Need awareness campaign to teach humanity | By Tariq Mehmood Khalid

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Need awareness campaign to teach humanity


WHEN there’s a growing global concern about the protection of women’s rights in Afghanistan post Taliban’s recapturing of the country, the mob of four hundred barbarians celebrated the ‘Independence Day’ in Pakistan by sexually harassing and torturing a girl in broad daylight.

The said incident is perhaps the most horrific example of a society where women are considered to be a piece of meat that vultures must gnaw.

It might not have been shocking enough for the world as the said incident happened in a country which already ranks six on the list of the most dangerous countries in the world for women.

Still, there are some rotten-minded individuals who have viciously condemned the victim — that she had provoked the mob for her own brutal molestation.

As usual, despite having received a couple of SOS calls from the victim, the police force could not reach the crime scene to rescue the girl from those monsters. That, once again, testifies to the fact that the authority of the state is in a shambles.

Regrettably, in the aftermath of every sexual assault against women, there’s a horrendous tendency to justify such ignominious attacks – without taking into consideration the causes that lead to such ignoble incidents.

Joining the bandwagon of victim-blaming has become our national responsibility. After every incident, there stirs a debate over the choice of clothes the women are ought to put on.

Even the Prime Minister Imran Khan lately remarked that men are not supposed to act like robots in a society like ours if the women choose to wear shorter clothes.

Some vile-headed individuals consider this as their ‘moral’ duty to molest or rape women who don’t clothe according to men’s established standards of morality.

A society which is so polarized merely on the basis of gender, can never flourish in a positive manner.

Such acute gender discrimination has put Pakistan at the bottom of the global gender index of the World Economic Forum, ranking 153 of 156 countries, ahead of only Iraq, Yemen and Afghanistan.

One of the most prominent reasons behind such heinous crimes is perhaps the government’s callous approach towards the legislation for curbing these evils.

There’s no denying the fact that most of cases of sexual abuse go unreported in Pakistan, most of time owing to victims’ desire to avoid the humiliation that follows for raising their voice.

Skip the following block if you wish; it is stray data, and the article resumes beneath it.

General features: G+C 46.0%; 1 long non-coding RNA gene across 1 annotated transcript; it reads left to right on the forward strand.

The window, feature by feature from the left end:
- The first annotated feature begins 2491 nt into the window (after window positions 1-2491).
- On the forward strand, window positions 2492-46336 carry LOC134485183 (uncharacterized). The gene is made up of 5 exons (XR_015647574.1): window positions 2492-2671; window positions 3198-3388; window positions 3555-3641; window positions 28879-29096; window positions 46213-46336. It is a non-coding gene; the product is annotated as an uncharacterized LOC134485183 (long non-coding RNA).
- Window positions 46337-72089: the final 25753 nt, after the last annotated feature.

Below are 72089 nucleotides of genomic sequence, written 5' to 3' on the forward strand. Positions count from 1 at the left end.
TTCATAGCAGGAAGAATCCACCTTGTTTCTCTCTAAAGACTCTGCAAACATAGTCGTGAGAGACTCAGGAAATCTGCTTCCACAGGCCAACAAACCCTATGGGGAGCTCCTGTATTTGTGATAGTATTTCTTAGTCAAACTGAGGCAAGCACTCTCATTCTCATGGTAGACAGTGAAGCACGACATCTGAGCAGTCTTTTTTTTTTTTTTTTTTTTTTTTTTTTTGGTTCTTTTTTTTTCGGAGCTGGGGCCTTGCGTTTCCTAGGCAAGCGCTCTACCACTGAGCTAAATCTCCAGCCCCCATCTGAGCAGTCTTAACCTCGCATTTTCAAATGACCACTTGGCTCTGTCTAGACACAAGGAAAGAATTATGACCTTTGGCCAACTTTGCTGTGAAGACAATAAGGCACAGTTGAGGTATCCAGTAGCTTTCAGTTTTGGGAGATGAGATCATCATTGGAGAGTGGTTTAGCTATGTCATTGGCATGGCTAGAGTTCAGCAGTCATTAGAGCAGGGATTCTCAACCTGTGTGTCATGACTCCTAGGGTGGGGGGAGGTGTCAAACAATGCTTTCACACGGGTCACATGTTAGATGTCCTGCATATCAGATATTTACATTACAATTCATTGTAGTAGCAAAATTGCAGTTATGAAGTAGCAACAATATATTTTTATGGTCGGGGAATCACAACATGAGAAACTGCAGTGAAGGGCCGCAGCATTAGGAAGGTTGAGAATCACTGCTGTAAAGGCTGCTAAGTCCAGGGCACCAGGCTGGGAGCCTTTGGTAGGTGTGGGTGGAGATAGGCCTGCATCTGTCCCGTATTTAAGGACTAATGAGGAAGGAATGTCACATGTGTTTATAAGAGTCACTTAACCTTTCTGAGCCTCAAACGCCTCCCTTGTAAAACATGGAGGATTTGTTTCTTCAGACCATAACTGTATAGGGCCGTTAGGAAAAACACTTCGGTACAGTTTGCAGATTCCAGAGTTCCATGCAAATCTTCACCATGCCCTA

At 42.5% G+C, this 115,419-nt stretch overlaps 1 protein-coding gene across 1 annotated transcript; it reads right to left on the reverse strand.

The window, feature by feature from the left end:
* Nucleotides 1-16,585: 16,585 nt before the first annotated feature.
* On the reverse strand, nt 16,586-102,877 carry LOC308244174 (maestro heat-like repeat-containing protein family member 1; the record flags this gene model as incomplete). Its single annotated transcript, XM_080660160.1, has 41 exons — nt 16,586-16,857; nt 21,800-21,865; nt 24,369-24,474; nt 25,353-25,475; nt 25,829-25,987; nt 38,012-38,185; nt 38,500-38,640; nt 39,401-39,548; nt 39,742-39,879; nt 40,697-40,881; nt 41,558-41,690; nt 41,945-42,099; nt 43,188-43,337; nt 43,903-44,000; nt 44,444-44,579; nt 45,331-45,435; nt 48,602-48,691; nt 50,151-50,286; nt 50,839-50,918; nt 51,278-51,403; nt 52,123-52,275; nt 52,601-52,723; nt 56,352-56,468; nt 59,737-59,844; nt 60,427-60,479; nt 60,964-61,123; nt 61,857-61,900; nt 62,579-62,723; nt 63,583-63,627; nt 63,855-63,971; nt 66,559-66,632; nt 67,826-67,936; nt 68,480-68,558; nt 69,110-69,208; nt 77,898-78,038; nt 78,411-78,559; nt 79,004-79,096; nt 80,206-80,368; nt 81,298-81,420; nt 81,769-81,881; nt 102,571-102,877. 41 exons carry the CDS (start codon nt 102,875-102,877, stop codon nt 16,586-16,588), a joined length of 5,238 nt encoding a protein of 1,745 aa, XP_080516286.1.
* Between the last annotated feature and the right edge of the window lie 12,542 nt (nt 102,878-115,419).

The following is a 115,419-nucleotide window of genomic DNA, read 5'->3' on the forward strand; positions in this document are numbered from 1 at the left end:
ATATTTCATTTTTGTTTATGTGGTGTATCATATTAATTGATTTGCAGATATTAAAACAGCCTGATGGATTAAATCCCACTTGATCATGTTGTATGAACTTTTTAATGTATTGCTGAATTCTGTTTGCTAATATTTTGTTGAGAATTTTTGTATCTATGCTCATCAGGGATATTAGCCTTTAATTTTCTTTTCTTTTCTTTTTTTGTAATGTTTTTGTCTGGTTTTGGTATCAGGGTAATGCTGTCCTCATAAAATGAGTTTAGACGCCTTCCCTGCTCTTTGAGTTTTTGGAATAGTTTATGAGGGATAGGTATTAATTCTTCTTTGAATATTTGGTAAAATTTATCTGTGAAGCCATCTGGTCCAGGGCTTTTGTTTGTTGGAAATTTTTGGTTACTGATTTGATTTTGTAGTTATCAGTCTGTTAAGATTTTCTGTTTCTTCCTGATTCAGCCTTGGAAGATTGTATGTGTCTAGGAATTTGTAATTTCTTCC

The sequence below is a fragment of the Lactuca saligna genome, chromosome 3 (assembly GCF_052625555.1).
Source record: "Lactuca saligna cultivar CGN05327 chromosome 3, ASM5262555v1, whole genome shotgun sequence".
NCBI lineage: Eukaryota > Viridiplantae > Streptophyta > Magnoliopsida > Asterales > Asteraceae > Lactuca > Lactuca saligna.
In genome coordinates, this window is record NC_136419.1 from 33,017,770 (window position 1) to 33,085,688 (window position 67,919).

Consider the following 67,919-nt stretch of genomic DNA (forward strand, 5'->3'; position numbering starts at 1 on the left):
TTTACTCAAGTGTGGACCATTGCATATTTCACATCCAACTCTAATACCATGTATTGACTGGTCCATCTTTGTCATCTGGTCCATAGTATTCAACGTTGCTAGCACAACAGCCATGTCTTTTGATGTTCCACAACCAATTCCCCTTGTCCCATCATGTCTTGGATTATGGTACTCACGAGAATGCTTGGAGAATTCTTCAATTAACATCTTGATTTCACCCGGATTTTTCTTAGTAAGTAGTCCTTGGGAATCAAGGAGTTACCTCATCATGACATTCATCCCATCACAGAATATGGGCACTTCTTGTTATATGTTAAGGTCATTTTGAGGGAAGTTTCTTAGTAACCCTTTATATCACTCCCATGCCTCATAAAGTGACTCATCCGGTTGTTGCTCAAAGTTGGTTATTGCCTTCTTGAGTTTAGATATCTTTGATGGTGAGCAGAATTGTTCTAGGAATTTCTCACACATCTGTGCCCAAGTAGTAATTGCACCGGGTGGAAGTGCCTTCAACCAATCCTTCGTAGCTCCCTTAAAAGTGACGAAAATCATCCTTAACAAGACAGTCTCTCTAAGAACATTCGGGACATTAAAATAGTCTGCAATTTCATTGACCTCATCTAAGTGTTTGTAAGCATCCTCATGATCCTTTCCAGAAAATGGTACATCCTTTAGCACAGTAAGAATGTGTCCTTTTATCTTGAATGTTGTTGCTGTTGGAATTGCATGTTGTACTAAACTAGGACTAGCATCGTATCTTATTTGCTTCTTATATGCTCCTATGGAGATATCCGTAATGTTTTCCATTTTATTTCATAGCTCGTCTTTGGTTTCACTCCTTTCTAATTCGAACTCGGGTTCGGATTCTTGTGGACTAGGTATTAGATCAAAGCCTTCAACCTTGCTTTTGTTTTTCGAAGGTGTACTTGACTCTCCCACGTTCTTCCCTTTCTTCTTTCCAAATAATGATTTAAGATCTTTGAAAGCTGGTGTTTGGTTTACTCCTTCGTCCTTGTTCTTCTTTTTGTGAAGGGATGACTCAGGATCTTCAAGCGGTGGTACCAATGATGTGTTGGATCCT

Even the family members remain reluctant to pursue the cases because of the legal hardships and in some cases fearing the consequences from the opponents despite the involvement of the law enforcement agencies.

Sometimes the families tend to take revenge from the culprits – causing an unending violence consequently.

There are also the instances where women feel haunted to share their stories with the family members, fearing that they would rather be held responsible. In such a repressive social circumstances, victims bear the burden of responsibility for being tortured and raped.

There’s a general behaviour in every male-dominated society that men possess the higher standards of moral values thus having the legitimate authority to impose their versions of morality on women. Pakistan is no exception either.

People here, carry a general behaviour like that of Victorian society that women have to be blamed and penalised for rapes. Such attitude is rigorously engraved in their deteriorated brains.

There is an urgent need for some drastic measures to be taken in order to rid the society of the rising trend of sexual harassment, femicide and misogyny.

An effective prosecution is required to ensure cent percent conviction of the criminals in such cases. The lowest rate of convictions in the said cases has been fuelling the rising trajectory of these iniquities over the years.

An extensive awareness drive is also paramount to change men’s insensitive behaviour against women.

That’s the key to curb the increasing rate of sexual crimes against them. Pakistan is already suffering tremendously for its notorious rankings in these social issues.

—The writer is contributing columnist, based in Sargodha.

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